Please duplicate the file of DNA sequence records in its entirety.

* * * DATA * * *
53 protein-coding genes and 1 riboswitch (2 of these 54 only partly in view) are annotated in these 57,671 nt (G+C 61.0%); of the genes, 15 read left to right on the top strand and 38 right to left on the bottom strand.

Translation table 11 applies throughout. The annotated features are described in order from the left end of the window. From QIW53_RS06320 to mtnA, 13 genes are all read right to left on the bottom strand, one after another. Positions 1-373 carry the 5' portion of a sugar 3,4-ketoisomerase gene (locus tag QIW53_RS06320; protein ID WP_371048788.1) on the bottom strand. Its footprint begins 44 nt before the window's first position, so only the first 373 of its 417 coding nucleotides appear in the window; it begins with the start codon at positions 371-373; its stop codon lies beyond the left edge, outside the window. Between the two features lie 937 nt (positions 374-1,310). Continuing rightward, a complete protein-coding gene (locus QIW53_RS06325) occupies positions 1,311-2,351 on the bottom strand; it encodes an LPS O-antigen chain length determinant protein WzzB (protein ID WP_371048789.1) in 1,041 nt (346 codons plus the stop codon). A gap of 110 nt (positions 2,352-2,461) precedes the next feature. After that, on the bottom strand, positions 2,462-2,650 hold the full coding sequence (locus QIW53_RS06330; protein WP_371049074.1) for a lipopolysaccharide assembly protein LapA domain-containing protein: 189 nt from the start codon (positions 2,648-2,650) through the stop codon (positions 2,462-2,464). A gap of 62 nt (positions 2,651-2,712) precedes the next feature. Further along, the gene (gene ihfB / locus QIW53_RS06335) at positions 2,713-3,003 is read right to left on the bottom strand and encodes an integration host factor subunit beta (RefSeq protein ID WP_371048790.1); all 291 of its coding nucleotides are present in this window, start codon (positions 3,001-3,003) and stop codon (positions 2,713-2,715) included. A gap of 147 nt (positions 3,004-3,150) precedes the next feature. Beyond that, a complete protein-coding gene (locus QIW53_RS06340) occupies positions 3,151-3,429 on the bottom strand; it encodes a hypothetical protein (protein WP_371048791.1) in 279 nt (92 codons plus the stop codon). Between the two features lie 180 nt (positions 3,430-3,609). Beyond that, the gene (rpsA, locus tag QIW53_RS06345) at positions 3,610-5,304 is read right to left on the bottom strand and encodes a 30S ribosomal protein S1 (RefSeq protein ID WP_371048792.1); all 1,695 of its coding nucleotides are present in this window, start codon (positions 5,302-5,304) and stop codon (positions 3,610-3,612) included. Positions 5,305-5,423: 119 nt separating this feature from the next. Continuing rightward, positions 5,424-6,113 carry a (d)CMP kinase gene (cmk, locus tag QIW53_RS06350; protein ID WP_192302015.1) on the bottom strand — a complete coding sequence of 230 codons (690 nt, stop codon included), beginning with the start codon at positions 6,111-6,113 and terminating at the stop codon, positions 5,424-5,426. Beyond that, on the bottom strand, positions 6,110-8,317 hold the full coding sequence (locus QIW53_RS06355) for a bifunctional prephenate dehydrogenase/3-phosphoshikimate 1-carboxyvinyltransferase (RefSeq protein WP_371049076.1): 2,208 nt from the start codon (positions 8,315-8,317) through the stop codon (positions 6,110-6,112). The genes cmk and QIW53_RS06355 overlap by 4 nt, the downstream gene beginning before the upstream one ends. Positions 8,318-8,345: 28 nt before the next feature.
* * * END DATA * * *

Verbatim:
53 protein-coding genes and 1 riboswitch (2 of these 54 only partly in view) are annotated in these 57,671 nt (G+C 61.0%); of the genes, 15 read left to right on the top strand and 38 right to left on the bottom strand.

Translation table 11 applies throughout. The annotated features are described in order from the left end of the window. From QIW53_RS06320 to mtnA, 13 genes are all read right to left on the bottom strand, one after another. Positions 1-373 carry the 5' portion of a sugar 3,4-ketoisomerase gene (locus tag QIW53_RS06320; protein ID WP_371048788.1) on the bottom strand. Its footprint begins 44 nt before the window's first position, so only the first 373 of its 417 coding nucleotides appear in the window; it begins with the start codon at positions 371-373; its stop codon lies beyond the left edge, outside the window. Between the two features lie 937 nt (positions 374-1,310). Continuing rightward, a complete protein-coding gene (locus QIW53_RS06325) occupies positions 1,311-2,351 on the bottom strand; it encodes an LPS O-antigen chain length determinant protein WzzB (protein ID WP_371048789.1) in 1,041 nt (346 codons plus the stop codon). A gap of 110 nt (positions 2,352-2,461) precedes the next feature. After that, on the bottom strand, positions 2,462-2,650 hold the full coding sequence (locus QIW53_RS06330; protein WP_371049074.1) for a lipopolysaccharide assembly protein LapA domain-containing protein: 189 nt from the start codon (positions 2,648-2,650) through the stop codon (positions 2,462-2,464). A gap of 62 nt (positions 2,651-2,712) precedes the next feature. Further along, the gene (gene ihfB / locus QIW53_RS06335) at positions 2,713-3,003 is read right to left on the bottom strand and encodes an integration host factor subunit beta (RefSeq protein ID WP_371048790.1); all 291 of its coding nucleotides are present in this window, start codon (positions 3,001-3,003) and stop codon (positions 2,713-2,715) included. A gap of 147 nt (positions 3,004-3,150) precedes the next feature. Beyond that, a complete protein-coding gene (locus QIW53_RS06340) occupies positions 3,151-3,429 on the bottom strand; it encodes a hypothetical protein (protein WP_371048791.1) in 279 nt (92 codons plus the stop codon). Between the two features lie 180 nt (positions 3,430-3,609). Beyond that, the gene (rpsA, locus tag QIW53_RS06345) at positions 3,610-5,304 is read right to left on the bottom strand and encodes a 30S ribosomal protein S1 (RefSeq protein ID WP_371048792.1); all 1,695 of its coding nucleotides are present in this window, start codon (positions 5,302-5,304) and stop codon (positions 3,610-3,612) included. Positions 5,305-5,423: 119 nt separating this feature from the next. Continuing rightward, positions 5,424-6,113 carry a (d)CMP kinase gene (cmk, locus tag QIW53_RS06350; protein ID WP_192302015.1) on the bottom strand — a complete coding sequence of 230 codons (690 nt, stop codon included), beginning with the start codon at positions 6,111-6,113 and terminating at the stop codon, positions 5,424-5,426. Beyond that, on the bottom strand, positions 6,110-8,317 hold the full coding sequence (locus QIW53_RS06355) for a bifunctional prephenate dehydrogenase/3-phosphoshikimate 1-carboxyvinyltransferase (RefSeq protein WP_371049076.1): 2,208 nt from the start codon (positions 8,315-8,317) through the stop codon (positions 6,110-6,112). The genes cmk and QIW53_RS06355 overlap by 4 nt, the downstream gene beginning before the upstream one ends. Positions 8,318-8,345: 28 nt before the next feature.